BTW, I’m an engineer too, and I realize very well this propensity to rely on a scientific/rational model to explain human behavior, but real life is different from your conceptualization of soil chemistry/plant. That’s why the model of slavery broke down. That’s why the model of segregation changed. That’s why the model of communism and Iron Curtain no longer holds true. Countries gained freedom. The Berlin Wall came down. People make efforts and bring about a change – your model may be set in stone and immutable, but there are plenty of real-life examples that prove you wrong.

    You haven’t named any.

    ALL the examples you cited were structural. I never claimed that structural changes don’t occur readily – there have been zillions of them.

    What I claimed is that all political systems from ancient Egypt to the present day are essentially theater. Totalitarian system are just as much based on theater and form as are democracies – they make just as much, if not more, use of iconography, symbol, ritual and all the rest as any other system.

    That’s why I don’t think you will ever see a political system that is not primarily theater. There’s never been one at the scale of a nation because that’s not how human beings evaluate and respond to power. People respond to emotion, symbol, iconography, identity, status, posture, etc, FAR more readily than they respond to facts and statistics.

    This is not a new insight – read Virgil’s Aeneid (I just took a course based on Fitzgerald’s translation which is excellent). It’s remarkable how well modern science substantiates ancients insights about human political nature.

  • Rob Enders

    [Tom Ashbrook today called Sarah Palin tough on Obama.]

    “Tough” is a term with overwhelmingly positive connotations, and Sarah Palin’s irresponsible and inflammatory comments merit no positive characterization whatsoever. Those (Palin and Hannity and the shadowy bloggers) who incite their audiences to think that Obama is some sort of pal of terrorists, must be condemned for this dangerous behavior. All decent people are going to be very upset if some hyped-up nutjob is incited to make a physical attack on Obama.

  • http://wasar.org Tom Jensen

    Disclaimer: I didn’t watch the debate and only heard Tom Ashbrook blow off the suggestion by one participant that democracy would be served by hearing from potential candidates excluded by the CPD because I was driving between job sites.

    This was particularly frustrating as NPR claims “depth of reporting.”

    Why frustrating?

    Mr. Ashbrook quickly steered the discussion back to focus on “demeanor” and “issues” and “town hall format”, commenting that Brokaw allowed only 8 questions while asking 9 hisself while Gibson (in a more level TH format) allowed 18 from the floor.

    OK, so what?

    Later, a lady from the audience asked: “since Dems and Reps got us into this mess, how could she trust either.?”

    The responses weren’t broadcast, but the question sure reaffirmed the reason for the answer originally blocked by Mr. Ashbrook.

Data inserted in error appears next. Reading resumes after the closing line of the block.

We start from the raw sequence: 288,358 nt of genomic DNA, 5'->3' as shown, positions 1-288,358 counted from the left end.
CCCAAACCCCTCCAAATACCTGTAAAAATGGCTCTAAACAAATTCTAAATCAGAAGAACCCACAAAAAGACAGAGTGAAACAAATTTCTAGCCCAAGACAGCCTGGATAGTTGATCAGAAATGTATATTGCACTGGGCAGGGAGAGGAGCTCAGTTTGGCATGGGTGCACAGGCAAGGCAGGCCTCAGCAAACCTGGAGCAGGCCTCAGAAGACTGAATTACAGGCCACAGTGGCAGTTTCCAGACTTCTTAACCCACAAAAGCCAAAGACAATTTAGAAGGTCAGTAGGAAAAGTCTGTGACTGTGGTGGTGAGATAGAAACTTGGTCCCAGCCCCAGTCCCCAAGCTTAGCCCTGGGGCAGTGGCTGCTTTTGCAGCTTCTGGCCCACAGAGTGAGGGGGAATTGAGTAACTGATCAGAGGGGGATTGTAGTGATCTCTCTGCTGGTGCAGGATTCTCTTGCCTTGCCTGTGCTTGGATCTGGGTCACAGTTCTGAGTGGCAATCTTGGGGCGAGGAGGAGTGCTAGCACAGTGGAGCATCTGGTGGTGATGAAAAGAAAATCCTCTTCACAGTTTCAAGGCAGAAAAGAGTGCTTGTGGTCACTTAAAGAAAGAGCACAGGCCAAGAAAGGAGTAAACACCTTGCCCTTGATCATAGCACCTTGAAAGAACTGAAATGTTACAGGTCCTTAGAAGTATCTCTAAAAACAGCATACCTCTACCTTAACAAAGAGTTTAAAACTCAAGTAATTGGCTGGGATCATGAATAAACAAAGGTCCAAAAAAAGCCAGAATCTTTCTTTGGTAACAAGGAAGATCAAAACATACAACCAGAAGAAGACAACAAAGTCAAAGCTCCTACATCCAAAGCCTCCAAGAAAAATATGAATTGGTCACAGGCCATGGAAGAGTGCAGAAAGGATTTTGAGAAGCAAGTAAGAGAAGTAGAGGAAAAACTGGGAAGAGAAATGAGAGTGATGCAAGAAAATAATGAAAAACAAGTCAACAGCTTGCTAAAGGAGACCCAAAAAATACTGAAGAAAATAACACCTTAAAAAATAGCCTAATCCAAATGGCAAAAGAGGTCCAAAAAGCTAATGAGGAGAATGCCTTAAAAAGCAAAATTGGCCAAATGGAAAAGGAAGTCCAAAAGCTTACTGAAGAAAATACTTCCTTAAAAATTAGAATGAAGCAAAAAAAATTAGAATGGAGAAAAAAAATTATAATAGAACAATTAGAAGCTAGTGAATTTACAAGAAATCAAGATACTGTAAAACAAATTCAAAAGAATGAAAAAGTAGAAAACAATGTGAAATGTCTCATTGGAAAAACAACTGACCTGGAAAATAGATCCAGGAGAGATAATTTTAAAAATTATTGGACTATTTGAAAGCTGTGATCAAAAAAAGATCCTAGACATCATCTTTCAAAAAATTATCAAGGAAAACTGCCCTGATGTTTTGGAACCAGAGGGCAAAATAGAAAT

What did Aaron and Peter Nelson say?…

    Can we have another option?
    Pretty Pleeaaaasssee?

  • Larry

    I think the presence of a third candidate – Ralph Nader, especially – in the Nashville debate could have resulted in more substantive and “on point” discussions about the economy, health insurance, tax reform and ear marks.

  • Bobako

    i just wonder if Obama was (totally) white, how the race will play itself,if his lead won’t be in double digit everywhere and if McCain will have the slightest chance.
    Sorry, my friends, but the old man and his campaign are been outperformed big time up to now. But there is still time for an october suprise!

  • Eugene V

    I would like to hear more about the Ayers business that Palin has been peddling around at these Nuremberg rallies the Republicans are holidng.

    I’ve heard some nasty things in political candidates, but I’ve never, never heard a candidate accuse another candidate of being a terrorist.

    It’s disgraceful, dishonorable, counter productive, and probably doomed to fail. But still.

  • Becky B52

    I’m Rep. and I must admit Obama did a better selling job. But We need more than a “used car salesman” at this point in time. To show your vote, check out PitbullPalin.org

  • Eugene V

    Becky, don’t be silly.

    Set aside the debate and the candidate’s demeanor at the debate a moment.

    If you really want to see a contrast between these two candidates, track down the speech Obama gave in Indiana today.

    Find a transcript or recording somewhere and just compare the substance, dignity, and presidential poise of Obama’s speech with the foolish and crazed attacks of Palin and McCain.

    I wouldn’t trust the Republicans with managing my favorite bowling alley, frankly. But those of you in a more forgiving mood who still don’t know how to vote, do yourselves a favor: seek out Obama’s speech in Indianapolis. It was a true speech, by a true leader.

    McCain and Palin have no class. Calling Obama a terrorist is completely nutty and wrongheaded. There’s something in it that smacks of proto-fascist scape-goating, and to hear the crowds at a McCain rally cheer to a call to “Kill him” (meaning Obama), is frightening.

    Still, three and a half weeks from now, I think McCain goes back to the Senate and Palin goes back to Alaska. It’s just too bad they don’t go back to where they came from with their honor intact.

  • jeff

    Palin is treading on very dangerous waters with her recent rallies that from what I have seen remind me of the early fascists rallies in the 30′s and the extreme right wing rallies one saw in some South America countries 20 years ago.

    She is painting Obama as ‘other’, foreign, and in doing so inciting people to the levels of hatred. I heard shouts coming from the crowd of ‘kill him’ and ‘traitor’.
    This is getting ugly. Correct me if I’m wrong here but she seems to me to be turning into this extreme right wing populist figure. An American Evita Peron perhaps.